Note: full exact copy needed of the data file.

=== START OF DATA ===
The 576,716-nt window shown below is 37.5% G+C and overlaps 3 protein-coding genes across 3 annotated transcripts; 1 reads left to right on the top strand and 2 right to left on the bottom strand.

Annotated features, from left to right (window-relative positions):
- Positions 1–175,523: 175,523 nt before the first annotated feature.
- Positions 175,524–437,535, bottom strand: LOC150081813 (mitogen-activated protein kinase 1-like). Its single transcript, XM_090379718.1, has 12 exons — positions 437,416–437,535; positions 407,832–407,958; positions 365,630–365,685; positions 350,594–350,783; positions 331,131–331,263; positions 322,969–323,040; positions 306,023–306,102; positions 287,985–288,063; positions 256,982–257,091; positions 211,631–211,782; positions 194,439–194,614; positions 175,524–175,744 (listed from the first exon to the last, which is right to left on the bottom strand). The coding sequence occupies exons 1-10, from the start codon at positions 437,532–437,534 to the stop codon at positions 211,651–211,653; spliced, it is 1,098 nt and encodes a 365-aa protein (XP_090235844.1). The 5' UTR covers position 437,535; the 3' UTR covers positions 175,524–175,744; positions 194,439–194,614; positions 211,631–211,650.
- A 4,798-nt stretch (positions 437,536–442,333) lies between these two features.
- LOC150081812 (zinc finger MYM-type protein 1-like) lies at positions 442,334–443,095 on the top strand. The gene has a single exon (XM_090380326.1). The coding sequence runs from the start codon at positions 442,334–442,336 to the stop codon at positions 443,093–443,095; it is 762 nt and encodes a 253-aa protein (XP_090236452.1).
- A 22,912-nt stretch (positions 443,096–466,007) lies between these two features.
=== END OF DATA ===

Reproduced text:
The 576,716-nt window shown below is 37.5% G+C and overlaps 3 protein-coding genes across 3 annotated transcripts; 1 reads left to right on the top strand and 2 right to left on the bottom strand.

Annotated features, from left to right (window-relative positions):
- Positions 1–175,523: 175,523 nt before the first annotated feature.
- Positions 175,524–437,535, bottom strand: LOC150081813 (mitogen-activated protein kinase 1-like). Its single transcript, XM_090379718.1, has 12 exons — positions 437,416–437,535; positions 407,832–407,958; positions 365,630–365,685; positions 350,594–350,783; positions 331,131–331,263; positions 322,969–323,040; positions 306,023–306,102; positions 287,985–288,063; positions 256,982–257,091; positions 211,631–211,782; positions 194,439–194,614; positions 175,524–175,744 (listed from the first exon to the last, which is right to left on the bottom strand). The coding sequence occupies exons 1-10, from the start codon at positions 437,532–437,534 to the stop codon at positions 211,651–211,653; spliced, it is 1,098 nt and encodes a 365-aa protein (XP_090235844.1). The 5' UTR covers position 437,535; the 3' UTR covers positions 175,524–175,744; positions 194,439–194,614; positions 211,631–211,650.
- A 4,798-nt stretch (positions 437,536–442,333) lies between these two features.
- LOC150081812 (zinc finger MYM-type protein 1-like) lies at positions 442,334–443,095 on the top strand. The gene has a single exon (XM_090380326.1). The coding sequence runs from the start codon at positions 442,334–442,336 to the stop codon at positions 443,093–443,095; it is 762 nt and encodes a 253-aa protein (XP_090236452.1).
- A 22,912-nt stretch (positions 443,096–466,007) lies between these two features.